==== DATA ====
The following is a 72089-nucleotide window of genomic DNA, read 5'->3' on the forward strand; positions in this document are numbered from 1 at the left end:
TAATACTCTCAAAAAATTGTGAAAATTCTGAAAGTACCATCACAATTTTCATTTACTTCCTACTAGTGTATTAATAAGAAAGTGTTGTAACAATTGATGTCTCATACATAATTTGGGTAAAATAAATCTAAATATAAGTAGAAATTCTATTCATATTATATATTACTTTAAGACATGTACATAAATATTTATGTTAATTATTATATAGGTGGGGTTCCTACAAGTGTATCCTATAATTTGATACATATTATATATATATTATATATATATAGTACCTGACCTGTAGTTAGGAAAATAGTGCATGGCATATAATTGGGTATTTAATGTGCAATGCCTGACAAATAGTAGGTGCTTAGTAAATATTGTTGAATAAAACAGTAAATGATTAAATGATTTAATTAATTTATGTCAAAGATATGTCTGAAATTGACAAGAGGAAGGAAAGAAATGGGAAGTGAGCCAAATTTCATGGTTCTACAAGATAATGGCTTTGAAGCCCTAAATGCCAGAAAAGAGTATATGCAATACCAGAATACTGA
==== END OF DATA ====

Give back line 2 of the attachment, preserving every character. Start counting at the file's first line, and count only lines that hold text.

TAATACTCTCAAAAAATTGTGAAAATTCTGAAAGTACCATCACAATTTTCATTTACTTCCTACTAGTGTATTAATAAGAAAGTGTTGTAACAATTGATGTCTCATACATAATTTGGGTAAAATAAATCTAAATATAAGTAGAAATTCTATTCATATTATATATTACTTTAAGACATGTACATAAATATTTATGTTAATTATTATATAGGTGGGGTTCCTACAAGTGTATCCTATAATTTGATACATATTATATATATATTATATATATATAGTACCTGACCTGTAGTTAGGAAAATAGTGCATGGCATATAATTGGGTATTTAATGTGCAATGCCTGACAAATAGTAGGTGCTTAGTAAATATTGTTGAATAAAACAGTAAATGATTAAATGATTTAATTAATTTATGTCAAAGATATGTCTGAAATTGACAAGAGGAAGGAAAGAAATGGGAAGTGAGCCAAATTTCATGGTTCTACAAGATAATGGCTTTGAAGCCCTAAATGCCAGAAAAGAGTATATGCAATACCAGAATACTGA